Ireland’s Foreign Minister Charles Flanagan on Thursday expressed concern about the rise in attacks on religious groups in the country and called for reform of the UN Security Council, in his address to the UN General Assembly.
Ireland joined the UN in 1955 but is not on the five-member UN Security Council. Calls have been made since the 1990s to increase the UNSC membership to make it more representative of contemporary realities.
“In Ireland there is widespread concern about violent repression and terrorist attacks on religious minorities,” Flanagan said, adding there has been an alarming rise in attacks on Christians, Jews and Muslims alike.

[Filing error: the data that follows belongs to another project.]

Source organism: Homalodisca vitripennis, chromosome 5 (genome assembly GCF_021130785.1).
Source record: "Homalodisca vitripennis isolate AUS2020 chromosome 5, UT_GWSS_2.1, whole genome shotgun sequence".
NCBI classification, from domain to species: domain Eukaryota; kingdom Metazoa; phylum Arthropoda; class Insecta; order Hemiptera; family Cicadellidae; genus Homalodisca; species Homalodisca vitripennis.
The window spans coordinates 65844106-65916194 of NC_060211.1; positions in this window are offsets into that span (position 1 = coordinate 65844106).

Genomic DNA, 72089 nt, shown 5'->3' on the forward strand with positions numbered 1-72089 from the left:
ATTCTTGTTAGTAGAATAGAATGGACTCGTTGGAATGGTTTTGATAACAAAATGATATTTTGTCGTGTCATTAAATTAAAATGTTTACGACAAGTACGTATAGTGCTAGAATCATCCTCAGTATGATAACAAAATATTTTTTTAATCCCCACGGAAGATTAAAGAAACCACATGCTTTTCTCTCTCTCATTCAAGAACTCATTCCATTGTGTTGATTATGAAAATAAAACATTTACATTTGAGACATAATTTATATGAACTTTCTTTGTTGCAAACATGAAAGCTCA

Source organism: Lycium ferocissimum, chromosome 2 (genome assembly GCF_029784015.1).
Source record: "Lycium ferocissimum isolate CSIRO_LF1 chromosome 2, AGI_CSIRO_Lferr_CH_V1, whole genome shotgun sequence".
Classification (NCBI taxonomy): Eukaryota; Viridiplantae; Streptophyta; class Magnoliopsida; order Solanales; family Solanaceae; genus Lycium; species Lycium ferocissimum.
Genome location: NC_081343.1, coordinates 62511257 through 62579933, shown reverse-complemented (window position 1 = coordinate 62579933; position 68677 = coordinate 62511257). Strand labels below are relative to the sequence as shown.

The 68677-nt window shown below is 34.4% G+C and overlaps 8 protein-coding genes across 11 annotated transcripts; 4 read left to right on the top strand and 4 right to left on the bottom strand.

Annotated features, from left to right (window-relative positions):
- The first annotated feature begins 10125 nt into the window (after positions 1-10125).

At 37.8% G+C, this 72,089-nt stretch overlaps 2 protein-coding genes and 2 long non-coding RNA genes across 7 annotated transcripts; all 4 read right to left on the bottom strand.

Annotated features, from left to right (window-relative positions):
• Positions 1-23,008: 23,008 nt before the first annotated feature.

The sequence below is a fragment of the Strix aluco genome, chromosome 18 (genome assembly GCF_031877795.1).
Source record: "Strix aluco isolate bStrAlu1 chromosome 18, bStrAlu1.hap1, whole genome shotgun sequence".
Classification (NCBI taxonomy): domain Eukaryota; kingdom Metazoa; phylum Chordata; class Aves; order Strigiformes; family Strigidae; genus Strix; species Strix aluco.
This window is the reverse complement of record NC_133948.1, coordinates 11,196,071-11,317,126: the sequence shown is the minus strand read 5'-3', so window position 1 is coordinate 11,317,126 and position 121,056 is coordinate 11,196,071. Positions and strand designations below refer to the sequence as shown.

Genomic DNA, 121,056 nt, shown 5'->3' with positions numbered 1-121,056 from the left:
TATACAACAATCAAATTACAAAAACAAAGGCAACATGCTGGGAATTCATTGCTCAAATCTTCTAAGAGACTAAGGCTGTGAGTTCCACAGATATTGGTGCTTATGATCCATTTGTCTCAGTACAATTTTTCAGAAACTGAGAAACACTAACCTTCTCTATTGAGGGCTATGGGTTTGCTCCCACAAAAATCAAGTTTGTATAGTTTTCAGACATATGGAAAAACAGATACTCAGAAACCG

The Irish minister warned that elsewhere vulnerable minorities came under increased attack from “transnational terrorist networks,” such as Islamic State, al-Qaeda and Boko Haram.
“The United Nations, as champion of equality plurality and diversity, has an important role to play in defending and protecting vulnerable groups,” he said.
Flanagan also called for wider representation of international community in the United Nations. Ireland supports the Intergovernmental Negotiations on Security Council reform to expand UN’s membership to African nations and beyond, he stressed.
“Ireland is ready for membership in 2021 of a reformed and more representative Security Council — one that is better equipped to respond to 21st century threats to international peace and security,” Flanagan concluded.